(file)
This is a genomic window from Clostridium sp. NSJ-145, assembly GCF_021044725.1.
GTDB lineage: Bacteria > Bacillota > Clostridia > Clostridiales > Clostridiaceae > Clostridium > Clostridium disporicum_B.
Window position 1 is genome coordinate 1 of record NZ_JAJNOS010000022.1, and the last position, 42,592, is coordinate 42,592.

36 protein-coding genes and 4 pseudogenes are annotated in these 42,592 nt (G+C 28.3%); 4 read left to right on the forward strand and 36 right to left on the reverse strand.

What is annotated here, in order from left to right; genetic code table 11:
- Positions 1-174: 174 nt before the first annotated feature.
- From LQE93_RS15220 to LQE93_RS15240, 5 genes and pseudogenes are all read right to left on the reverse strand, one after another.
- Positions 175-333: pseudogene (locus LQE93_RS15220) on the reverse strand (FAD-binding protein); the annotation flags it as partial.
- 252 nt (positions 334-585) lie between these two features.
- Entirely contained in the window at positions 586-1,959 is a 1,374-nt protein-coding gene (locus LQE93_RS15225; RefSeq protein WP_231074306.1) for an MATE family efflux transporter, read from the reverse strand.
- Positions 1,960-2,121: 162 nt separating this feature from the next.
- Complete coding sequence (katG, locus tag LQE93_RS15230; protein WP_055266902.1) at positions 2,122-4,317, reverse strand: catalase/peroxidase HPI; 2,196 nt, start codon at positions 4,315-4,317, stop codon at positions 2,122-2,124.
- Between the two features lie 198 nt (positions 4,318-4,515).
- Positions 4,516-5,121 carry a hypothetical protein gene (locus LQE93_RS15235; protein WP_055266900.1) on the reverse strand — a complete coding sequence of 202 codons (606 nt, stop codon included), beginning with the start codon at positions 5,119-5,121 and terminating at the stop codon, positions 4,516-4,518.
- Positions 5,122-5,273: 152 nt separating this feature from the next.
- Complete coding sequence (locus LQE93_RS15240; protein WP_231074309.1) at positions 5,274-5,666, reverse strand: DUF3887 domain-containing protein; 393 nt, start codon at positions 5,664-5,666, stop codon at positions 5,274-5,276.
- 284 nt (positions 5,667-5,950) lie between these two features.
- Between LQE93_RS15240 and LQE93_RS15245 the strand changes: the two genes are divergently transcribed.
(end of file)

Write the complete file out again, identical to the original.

This is a genomic window from Clostridium sp. NSJ-145, assembly GCF_021044725.1.
GTDB lineage: Bacteria > Bacillota > Clostridia > Clostridiales > Clostridiaceae > Clostridium > Clostridium disporicum_B.
Window position 1 is genome coordinate 1 of record NZ_JAJNOS010000022.1, and the last position, 42,592, is coordinate 42,592.

36 protein-coding genes and 4 pseudogenes are annotated in these 42,592 nt (G+C 28.3%); 4 read left to right on the forward strand and 36 right to left on the reverse strand.

What is annotated here, in order from left to right; genetic code table 11:
- Positions 1-174: 174 nt before the first annotated feature.
- From LQE93_RS15220 to LQE93_RS15240, 5 genes and pseudogenes are all read right to left on the reverse strand, one after another.
- Positions 175-333: pseudogene (locus LQE93_RS15220) on the reverse strand (FAD-binding protein); the annotation flags it as partial.
- 252 nt (positions 334-585) lie between these two features.
- Entirely contained in the window at positions 586-1,959 is a 1,374-nt protein-coding gene (locus LQE93_RS15225; RefSeq protein WP_231074306.1) for an MATE family efflux transporter, read from the reverse strand.
- Positions 1,960-2,121: 162 nt separating this feature from the next.
- Complete coding sequence (katG, locus tag LQE93_RS15230; protein WP_055266902.1) at positions 2,122-4,317, reverse strand: catalase/peroxidase HPI; 2,196 nt, start codon at positions 4,315-4,317, stop codon at positions 2,122-2,124.
- Between the two features lie 198 nt (positions 4,318-4,515).
- Positions 4,516-5,121 carry a hypothetical protein gene (locus LQE93_RS15235; protein WP_055266900.1) on the reverse strand — a complete coding sequence of 202 codons (606 nt, stop codon included), beginning with the start codon at positions 5,119-5,121 and terminating at the stop codon, positions 4,516-4,518.
- Positions 5,122-5,273: 152 nt separating this feature from the next.
- Complete coding sequence (locus LQE93_RS15240; protein WP_231074309.1) at positions 5,274-5,666, reverse strand: DUF3887 domain-containing protein; 393 nt, start codon at positions 5,664-5,666, stop codon at positions 5,274-5,276.
- 284 nt (positions 5,667-5,950) lie between these two features.
- Between LQE93_RS15240 and LQE93_RS15245 the strand changes: the two genes are divergently transcribed.